Wil­liam Her­ron, a re­tired fed­eral worker who bikes and walks daily, and drives oc­ca­sion­ally, said all road users are con­tribut­ing to un­safe streets. He said there’s not a day he doesn’t see driv­ers, cy­clists and pedes­tri­ans with their eyes glued to their smart­phones.

“We have all of th­ese distracted peo­ple com­ing and go­ing in the same space. It is not sur­pris­ing that peo­ple are get­ting hit and in­jured and killed,” Her­ron said.

“When you were grow­ing up did your mother tell you to look both ways be­fore cross­ing the street? My mother did,” he said. “But I just see peo­ple merging into in­ter­sec­tions with­out even look­ing, ex­pect­ing the traf­fic to stop.”

Eliz­abeth Thomp­son, a 33year-old D.C. event plan­ner who drives daily, says she’s seen road be­hav­iors worsen over the past few years with the ad­di­tion of thou­sands of for-hire ve­hi­cles on the re­gion’s road­ways.

“There are so many Uber and Lyft driv­ers. They are lost. They are mak­ing re­ally dan­ger­ous ex­its or left turns. They are mak­ing last-minute de­ci­sions and then they put on their [haz­ard lights] and park in the mid­dle of the street to let some­one out,” Thomp­son said.

“I can al­most 99 per­cent guarantee that if some­one does some­thing crazy on the road in front of me . . . They have a GPS go­ing in the car and some­one sit­ting in the back seat. And al­most al­ways, it is with a Vir­ginia li­cense plate,” she said. “Not point­ing fin­gers, but yes, point­ing fin­gers.”

Stud­ies have shown that the ex­plo­sive growth of Uber and Lyft have made traf­fic worse in ma­jor U.S. cities, in­clud­ing the District. Rev­enue data show the ride-hail­ing in­dus­try’s growth in the Dis­in­clud­ing trict quadru­pled from late 2015 to 2017.

Thomp­son said more des­ig­nated pickup and drop-off zones for ride-share cars might be a so­lu­tion, along with bet­ter en­force­ment and driver train­ing.

“There has to be more rig­or­ous polic­ing of those ser­vices,” Thomp­son said.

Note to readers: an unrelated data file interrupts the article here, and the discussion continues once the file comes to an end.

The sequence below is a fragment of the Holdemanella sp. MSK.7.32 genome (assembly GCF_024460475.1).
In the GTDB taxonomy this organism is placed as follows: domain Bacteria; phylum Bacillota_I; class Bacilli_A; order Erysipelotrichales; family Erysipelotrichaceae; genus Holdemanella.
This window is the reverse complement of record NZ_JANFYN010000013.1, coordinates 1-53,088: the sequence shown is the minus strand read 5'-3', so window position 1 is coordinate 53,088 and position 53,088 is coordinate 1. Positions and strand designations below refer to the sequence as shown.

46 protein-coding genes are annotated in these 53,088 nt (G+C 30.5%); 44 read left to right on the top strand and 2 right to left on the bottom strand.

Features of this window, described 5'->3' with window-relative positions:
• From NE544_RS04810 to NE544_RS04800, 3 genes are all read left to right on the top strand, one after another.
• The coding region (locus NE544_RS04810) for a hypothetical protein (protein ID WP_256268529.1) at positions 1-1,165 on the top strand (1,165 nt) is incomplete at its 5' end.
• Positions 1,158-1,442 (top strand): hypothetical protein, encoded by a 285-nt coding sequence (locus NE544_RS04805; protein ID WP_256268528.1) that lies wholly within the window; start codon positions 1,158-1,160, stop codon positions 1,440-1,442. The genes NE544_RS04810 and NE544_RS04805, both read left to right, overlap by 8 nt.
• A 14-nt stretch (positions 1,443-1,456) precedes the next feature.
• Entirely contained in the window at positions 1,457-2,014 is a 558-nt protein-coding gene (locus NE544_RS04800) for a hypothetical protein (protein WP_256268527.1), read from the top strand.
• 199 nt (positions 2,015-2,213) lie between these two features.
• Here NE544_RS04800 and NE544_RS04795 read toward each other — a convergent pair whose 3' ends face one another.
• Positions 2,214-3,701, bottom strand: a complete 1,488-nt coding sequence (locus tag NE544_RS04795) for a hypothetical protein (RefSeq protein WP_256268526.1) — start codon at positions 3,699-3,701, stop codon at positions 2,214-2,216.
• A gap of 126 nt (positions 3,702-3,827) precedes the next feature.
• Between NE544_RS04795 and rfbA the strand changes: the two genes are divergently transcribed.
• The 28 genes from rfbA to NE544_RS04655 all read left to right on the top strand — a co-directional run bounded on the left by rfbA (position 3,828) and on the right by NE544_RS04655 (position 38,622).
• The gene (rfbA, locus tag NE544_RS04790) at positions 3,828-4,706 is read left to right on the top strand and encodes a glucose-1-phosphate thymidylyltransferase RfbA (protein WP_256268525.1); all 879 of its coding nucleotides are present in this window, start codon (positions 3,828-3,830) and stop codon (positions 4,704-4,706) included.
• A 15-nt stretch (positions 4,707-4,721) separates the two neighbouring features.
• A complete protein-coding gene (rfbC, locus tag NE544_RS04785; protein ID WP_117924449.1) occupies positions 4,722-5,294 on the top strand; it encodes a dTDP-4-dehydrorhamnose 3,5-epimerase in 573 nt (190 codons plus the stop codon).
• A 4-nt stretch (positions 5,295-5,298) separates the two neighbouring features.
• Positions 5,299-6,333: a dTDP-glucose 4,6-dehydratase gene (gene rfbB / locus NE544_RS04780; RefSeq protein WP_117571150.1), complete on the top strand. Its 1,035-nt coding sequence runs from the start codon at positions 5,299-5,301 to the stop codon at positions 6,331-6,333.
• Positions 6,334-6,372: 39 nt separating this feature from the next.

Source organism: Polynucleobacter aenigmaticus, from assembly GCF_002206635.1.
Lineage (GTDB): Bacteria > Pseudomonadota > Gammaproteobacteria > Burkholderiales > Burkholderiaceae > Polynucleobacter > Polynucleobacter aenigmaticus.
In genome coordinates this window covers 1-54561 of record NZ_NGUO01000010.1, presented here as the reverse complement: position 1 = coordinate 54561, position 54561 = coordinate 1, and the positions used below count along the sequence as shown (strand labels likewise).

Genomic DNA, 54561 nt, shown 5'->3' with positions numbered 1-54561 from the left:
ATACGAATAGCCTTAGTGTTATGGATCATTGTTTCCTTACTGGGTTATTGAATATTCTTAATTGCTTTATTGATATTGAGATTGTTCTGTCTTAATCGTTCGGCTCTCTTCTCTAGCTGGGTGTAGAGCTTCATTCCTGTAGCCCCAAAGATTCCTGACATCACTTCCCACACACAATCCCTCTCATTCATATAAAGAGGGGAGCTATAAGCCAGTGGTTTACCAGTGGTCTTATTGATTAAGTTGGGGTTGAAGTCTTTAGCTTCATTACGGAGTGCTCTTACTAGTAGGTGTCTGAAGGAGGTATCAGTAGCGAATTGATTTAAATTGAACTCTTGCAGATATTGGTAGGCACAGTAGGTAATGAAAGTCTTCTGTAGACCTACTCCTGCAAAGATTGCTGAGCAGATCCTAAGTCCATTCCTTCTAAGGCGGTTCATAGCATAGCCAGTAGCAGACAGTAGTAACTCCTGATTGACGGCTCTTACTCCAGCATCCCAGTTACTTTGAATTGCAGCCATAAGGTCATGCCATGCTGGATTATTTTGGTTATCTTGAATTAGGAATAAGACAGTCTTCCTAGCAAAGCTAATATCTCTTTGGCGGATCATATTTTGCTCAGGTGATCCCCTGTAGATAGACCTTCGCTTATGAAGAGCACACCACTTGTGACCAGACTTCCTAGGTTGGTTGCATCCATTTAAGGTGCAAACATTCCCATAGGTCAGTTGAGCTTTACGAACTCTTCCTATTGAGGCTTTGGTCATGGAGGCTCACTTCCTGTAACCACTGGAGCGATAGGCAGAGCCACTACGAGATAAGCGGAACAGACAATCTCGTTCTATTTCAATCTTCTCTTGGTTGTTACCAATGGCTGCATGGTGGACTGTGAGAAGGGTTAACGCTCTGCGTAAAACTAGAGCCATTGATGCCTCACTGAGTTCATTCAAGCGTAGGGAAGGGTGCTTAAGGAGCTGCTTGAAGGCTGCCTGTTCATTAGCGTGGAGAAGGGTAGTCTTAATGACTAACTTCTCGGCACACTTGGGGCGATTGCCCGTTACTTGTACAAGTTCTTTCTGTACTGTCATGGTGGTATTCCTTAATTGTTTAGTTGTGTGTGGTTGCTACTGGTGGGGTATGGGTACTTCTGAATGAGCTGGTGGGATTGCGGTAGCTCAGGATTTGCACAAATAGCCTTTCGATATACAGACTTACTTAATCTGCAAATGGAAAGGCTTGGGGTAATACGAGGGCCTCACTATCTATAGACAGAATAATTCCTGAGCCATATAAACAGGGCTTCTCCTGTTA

The District and area ju­ris­dic­tions have been try­ing to crack down on bad be­hav­ior with the in­creased use of au­to­mated en­force­ment. The rev­enue gen­er­ated by speed and red-light cam­eras — tens of mil­lions of dol­lars, shows the ex­tent of the prob­lem. In the District, which re­cently raised traf­fic fines, of­fi­cials are even con­sid­er­ing re­cruit­ing cit­i­zens to en­force some traf­fic laws.

Chap­man, of the Schar School, said there is more de­mand for the limited road space now than there was as re­cently as five years ago be­cause of the pro­lif­er­a­tion of new modes of trans­porta­tion. Those new modes, such as scoot­ers, ex­ac­er­bated ex­ist­ing prob­lems and cre­ated new ones — such as ques­tions about what rules they should fol­low and how they should be reg­u­lated.

Chap­man said data and re­search show that road prob­lems — from grid­lock to col­li­sions to fa­tal­i­ties — are per­va­sive and not limited to just one mode, such as cars.

“There’s also a lit­tle bit of po­ten­tial oddity that hap­pens when we think about other com­muters or trav­el­ers: ‘I am not vi­o­lat­ing [the law] but ev­ery­one else is,’” she said.

When it comes to cy­clists, nearly half (49 per­cent) of Wash­ing­ton-area res­i­dents say bik­ers break traf­fic laws at least very of­ten, in­clud­ing 22 per­cent who say they do al­most all the time.

D.C. res­i­dents are more likely to com­plain about bi­cy­clists’ be­hav­ior, with 61 per­cent say­ing cy­clists break the rules of the road at least very of­ten com­pared with 48 per­cent in the Mary­land sub­urbs and 47 per­cent in the Vir­ginia sub­urbs. Roughly one-third of city res­i­dents say cy­clists al­most al­ways break laws (32 per­cent).

“It seems peo­ple are al­ways blam­ing car driv­ers for ac­ci­dents with bi­cy­clists, but I’m sur­prised there aren’t more ac­ci­dents given how many bi­cy­clists go through red and yel­low lights, swerve be­tween lanes and be­tween cars, and ride against the traf­fic on one-way streets,” District res­i­dent Tommy Sams said. “They too should fol­low the laws.”

Her­ron, the re­tired fed­eral worker who bikes daily, says his close calls on the road have mostly been en­coun­ters with other cy­clists or scooter rid­ers.

“Given my age, prob­a­bly I am in­clined to obey the law and stop at the stop sign or a red light and not run though it like many bik­ers do,” said Her­ron, 77. “That is a very dan­ger­ous prac­tice, not just risk­ing be­ing hit by a car, but risk­ing hit­ting other peo­ple and other bik­ers.”

The Wash­ing­ton Post-Schar School poll was con­ducted by tele­phone April 25 to May 2 among a ran­dom sam­ple of 1,507 adult res­i­dents of the Wash­ing­ton area, with 75 per­cent of in­ter­views con­ducted on cell­phones and 25 per­cent on land­lines. Re­sults from the full sam­ple have a mar­gin of er­ror of plus or mi­nus 3.5 per­cent­age points.

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 ?? MATT MC­CLAIN/THE WASH­ING­TON POST ?? Area res­i­dents con­sis­tently said driv­ers vi­o­late laws the most, but out­side the city, those num­bers drop for other modes of tran­sit.
MATT MC­CLAIN/THE WASH­ING­TON POST Area res­i­dents con­sis­tently said driv­ers vi­o­late laws the most, but out­side the city, those num­bers drop for other modes of tran­sit.